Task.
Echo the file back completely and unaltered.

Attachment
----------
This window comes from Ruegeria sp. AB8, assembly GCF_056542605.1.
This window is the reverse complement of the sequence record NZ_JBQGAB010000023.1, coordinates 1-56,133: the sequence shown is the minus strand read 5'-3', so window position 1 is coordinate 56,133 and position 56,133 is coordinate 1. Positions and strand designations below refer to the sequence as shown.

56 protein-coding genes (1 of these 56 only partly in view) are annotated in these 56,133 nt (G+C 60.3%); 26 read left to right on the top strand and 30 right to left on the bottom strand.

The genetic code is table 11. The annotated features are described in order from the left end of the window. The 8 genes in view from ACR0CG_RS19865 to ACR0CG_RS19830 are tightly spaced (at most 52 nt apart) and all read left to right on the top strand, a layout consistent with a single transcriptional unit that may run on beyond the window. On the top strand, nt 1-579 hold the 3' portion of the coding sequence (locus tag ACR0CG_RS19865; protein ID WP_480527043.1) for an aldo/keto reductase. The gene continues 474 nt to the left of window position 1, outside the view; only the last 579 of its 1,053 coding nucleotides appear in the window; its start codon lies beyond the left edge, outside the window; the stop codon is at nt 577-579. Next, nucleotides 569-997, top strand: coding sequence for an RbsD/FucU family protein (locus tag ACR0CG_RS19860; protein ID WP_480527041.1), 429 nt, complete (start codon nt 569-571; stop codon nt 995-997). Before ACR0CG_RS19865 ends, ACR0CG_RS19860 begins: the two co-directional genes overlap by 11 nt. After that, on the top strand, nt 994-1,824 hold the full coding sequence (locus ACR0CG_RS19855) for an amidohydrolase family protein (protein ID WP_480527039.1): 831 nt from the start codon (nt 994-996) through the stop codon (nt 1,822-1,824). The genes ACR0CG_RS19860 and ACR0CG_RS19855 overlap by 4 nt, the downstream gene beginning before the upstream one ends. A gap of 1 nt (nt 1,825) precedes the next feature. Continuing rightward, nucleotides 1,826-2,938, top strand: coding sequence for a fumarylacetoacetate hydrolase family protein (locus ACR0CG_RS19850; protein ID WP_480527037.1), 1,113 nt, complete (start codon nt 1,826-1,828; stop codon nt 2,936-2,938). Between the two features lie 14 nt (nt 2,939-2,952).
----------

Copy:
This window comes from Ruegeria sp. AB8, assembly GCF_056542605.1.
This window is the reverse complement of the sequence record NZ_JBQGAB010000023.1, coordinates 1-56,133: the sequence shown is the minus strand read 5'-3', so window position 1 is coordinate 56,133 and position 56,133 is coordinate 1. Positions and strand designations below refer to the sequence as shown.

56 protein-coding genes (1 of these 56 only partly in view) are annotated in these 56,133 nt (G+C 60.3%); 26 read left to right on the top strand and 30 right to left on the bottom strand.

The genetic code is table 11. The annotated features are described in order from the left end of the window. The 8 genes in view from ACR0CG_RS19865 to ACR0CG_RS19830 are tightly spaced (at most 52 nt apart) and all read left to right on the top strand, a layout consistent with a single transcriptional unit that may run on beyond the window. On the top strand, nt 1-579 hold the 3' portion of the coding sequence (locus tag ACR0CG_RS19865; protein ID WP_480527043.1) for an aldo/keto reductase. The gene continues 474 nt to the left of window position 1, outside the view; only the last 579 of its 1,053 coding nucleotides appear in the window; its start codon lies beyond the left edge, outside the window; the stop codon is at nt 577-579. Next, nucleotides 569-997, top strand: coding sequence for an RbsD/FucU family protein (locus tag ACR0CG_RS19860; protein ID WP_480527041.1), 429 nt, complete (start codon nt 569-571; stop codon nt 995-997). Before ACR0CG_RS19865 ends, ACR0CG_RS19860 begins: the two co-directional genes overlap by 11 nt. After that, on the top strand, nt 994-1,824 hold the full coding sequence (locus ACR0CG_RS19855) for an amidohydrolase family protein (protein ID WP_480527039.1): 831 nt from the start codon (nt 994-996) through the stop codon (nt 1,822-1,824). The genes ACR0CG_RS19860 and ACR0CG_RS19855 overlap by 4 nt, the downstream gene beginning before the upstream one ends. A gap of 1 nt (nt 1,825) precedes the next feature. Continuing rightward, nucleotides 1,826-2,938, top strand: coding sequence for a fumarylacetoacetate hydrolase family protein (locus ACR0CG_RS19850; protein ID WP_480527037.1), 1,113 nt, complete (start codon nt 1,826-1,828; stop codon nt 2,936-2,938). Between the two features lie 14 nt (nt 2,939-2,952).